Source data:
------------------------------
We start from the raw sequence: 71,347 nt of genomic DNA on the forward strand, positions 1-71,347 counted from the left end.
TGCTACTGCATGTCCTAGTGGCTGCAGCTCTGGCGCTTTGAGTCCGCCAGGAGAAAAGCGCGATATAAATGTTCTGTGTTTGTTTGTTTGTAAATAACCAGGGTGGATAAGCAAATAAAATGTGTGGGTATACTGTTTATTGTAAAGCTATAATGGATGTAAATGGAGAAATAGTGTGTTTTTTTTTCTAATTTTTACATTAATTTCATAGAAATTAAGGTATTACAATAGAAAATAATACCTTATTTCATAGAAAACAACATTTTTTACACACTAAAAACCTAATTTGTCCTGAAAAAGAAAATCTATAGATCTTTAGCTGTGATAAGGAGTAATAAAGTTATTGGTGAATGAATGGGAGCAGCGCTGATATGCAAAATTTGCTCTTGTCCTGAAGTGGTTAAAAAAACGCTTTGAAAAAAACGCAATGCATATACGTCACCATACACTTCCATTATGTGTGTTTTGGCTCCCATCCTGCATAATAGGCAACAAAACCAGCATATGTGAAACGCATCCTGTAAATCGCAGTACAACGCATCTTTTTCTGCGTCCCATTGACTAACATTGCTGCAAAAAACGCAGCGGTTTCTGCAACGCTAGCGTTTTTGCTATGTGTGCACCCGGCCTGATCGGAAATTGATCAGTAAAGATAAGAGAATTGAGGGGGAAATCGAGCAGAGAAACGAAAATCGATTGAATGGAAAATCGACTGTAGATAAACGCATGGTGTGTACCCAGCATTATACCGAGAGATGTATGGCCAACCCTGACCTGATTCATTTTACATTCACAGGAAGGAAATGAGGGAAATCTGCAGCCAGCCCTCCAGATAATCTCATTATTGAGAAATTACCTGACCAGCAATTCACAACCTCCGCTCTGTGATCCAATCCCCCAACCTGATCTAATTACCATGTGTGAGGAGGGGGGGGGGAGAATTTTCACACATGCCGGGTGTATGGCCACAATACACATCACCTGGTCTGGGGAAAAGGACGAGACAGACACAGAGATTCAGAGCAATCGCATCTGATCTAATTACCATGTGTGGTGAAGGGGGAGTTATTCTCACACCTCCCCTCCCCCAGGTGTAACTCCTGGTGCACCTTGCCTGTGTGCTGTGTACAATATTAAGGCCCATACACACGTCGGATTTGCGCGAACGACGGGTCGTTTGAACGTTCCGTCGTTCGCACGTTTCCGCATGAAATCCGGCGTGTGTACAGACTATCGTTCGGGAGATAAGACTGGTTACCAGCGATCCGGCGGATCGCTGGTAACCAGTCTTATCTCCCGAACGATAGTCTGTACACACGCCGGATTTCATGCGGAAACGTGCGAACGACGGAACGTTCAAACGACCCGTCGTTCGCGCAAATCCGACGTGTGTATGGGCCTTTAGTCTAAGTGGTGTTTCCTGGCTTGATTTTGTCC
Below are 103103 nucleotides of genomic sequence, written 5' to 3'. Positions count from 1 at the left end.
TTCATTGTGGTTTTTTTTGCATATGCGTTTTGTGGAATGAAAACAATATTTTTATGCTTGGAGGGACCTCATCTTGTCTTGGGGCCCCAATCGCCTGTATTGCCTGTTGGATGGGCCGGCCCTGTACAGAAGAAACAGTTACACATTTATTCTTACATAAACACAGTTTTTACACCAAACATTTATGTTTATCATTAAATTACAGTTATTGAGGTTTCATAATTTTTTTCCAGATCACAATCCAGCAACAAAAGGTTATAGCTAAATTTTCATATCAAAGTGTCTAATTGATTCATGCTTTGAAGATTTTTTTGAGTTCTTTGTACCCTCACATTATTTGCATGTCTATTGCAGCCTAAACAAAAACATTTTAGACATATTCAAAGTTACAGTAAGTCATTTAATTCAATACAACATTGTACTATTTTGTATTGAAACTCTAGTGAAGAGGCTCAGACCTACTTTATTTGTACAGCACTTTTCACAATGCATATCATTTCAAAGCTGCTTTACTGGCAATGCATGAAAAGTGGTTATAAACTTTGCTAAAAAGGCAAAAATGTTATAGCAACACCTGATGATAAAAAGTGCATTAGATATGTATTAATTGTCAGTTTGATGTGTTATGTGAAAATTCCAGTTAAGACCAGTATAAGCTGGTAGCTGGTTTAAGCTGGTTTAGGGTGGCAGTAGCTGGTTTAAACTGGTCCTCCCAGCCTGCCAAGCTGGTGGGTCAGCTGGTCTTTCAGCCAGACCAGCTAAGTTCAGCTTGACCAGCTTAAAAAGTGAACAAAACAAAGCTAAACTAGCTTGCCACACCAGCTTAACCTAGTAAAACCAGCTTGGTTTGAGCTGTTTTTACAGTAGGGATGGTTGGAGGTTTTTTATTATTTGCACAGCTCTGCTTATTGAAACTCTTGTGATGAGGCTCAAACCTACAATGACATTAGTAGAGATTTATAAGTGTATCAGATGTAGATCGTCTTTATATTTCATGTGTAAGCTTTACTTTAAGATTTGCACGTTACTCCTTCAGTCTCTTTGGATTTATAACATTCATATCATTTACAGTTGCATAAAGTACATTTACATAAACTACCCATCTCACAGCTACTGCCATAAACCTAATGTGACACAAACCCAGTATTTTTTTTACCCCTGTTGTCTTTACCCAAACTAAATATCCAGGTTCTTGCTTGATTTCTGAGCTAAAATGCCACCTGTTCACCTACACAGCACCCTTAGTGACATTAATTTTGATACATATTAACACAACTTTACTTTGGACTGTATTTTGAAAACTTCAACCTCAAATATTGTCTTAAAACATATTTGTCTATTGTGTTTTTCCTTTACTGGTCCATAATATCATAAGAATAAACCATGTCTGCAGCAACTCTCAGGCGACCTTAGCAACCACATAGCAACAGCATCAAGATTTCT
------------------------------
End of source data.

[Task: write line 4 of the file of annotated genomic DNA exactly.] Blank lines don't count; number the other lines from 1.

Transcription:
TTCATTGTGGTTTTTTTTGCATATGCGTTTTGTGGAATGAAAACAATATTTTTATGCTTGGAGGGACCTCATCTTGTCTTGGGGCCCCAATCGCCTGTATTGCCTGTTGGATGGGCCGGCCCTGTACAGAAGAAACAGTTACACATTTATTCTTACATAAACACAGTTTTTACACCAAACATTTATGTTTATCATTAAATTACAGTTATTGAGGTTTCATAATTTTTTTCCAGATCACAATCCAGCAACAAAAGGTTATAGCTAAATTTTCATATCAAAGTGTCTAATTGATTCATGCTTTGAAGATTTTTTTGAGTTCTTTGTACCCTCACATTATTTGCATGTCTATTGCAGCCTAAACAAAAACATTTTAGACATATTCAAAGTTACAGTAAGTCATTTAATTCAATACAACATTGTACTATTTTGTATTGAAACTCTAGTGAAGAGGCTCAGACCTACTTTATTTGTACAGCACTTTTCACAATGCATATCATTTCAAAGCTGCTTTACTGGCAATGCATGAAAAGTGGTTATAAACTTTGCTAAAAAGGCAAAAATGTTATAGCAACACCTGATGATAAAAAGTGCATTAGATATGTATTAATTGTCAGTTTGATGTGTTATGTGAAAATTCCAGTTAAGACCAGTATAAGCTGGTAGCTGGTTTAAGCTGGTTTAGGGTGGCAGTAGCTGGTTTAAACTGGTCCTCCCAGCCTGCCAAGCTGGTGGGTCAGCTGGTCTTTCAGCCAGACCAGCTAAGTTCAGCTTGACCAGCTTAAAAAGTGAACAAAACAAAGCTAAACTAGCTTGCCACACCAGCTTAACCTAGTAAAACCAGCTTGGTTTGAGCTGTTTTTACAGTAGGGATGGTTGGAGGTTTTTTATTATTTGCACAGCTCTGCTTATTGAAACTCTTGTGATGAGGCTCAAACCTACAATGACATTAGTAGAGATTTATAAGTGTATCAGATGTAGATCGTCTTTATATTTCATGTGTAAGCTTTACTTTAAGATTTGCACGTTACTCCTTCAGTCTCTTTGGATTTATAACATTCATATCATTTACAGTTGCATAAAGTACATTTACATAAACTACCCATCTCACAGCTACTGCCATAAACCTAATGTGACACAAACCCAGTATTTTTTTTACCCCTGTTGTCTTTACCCAAACTAAATATCCAGGTTCTTGCTTGATTTCTGAGCTAAAATGCCACCTGTTCACCTACACAGCACCCTTAGTGACATTAATTTTGATACATATTAACACAACTTTACTTTGGACTGTATTTTGAAAACTTCAACCTCAAATATTGTCTTAAAACATATTTGTCTATTGTGTTTTTCCTTTACTGGTCCATAATATCATAAGAATAAACCATGTCTGCAGCAACTCTCAGGCGACCTTAGCAACCACATAGCAACAGCATCAAGATTTCT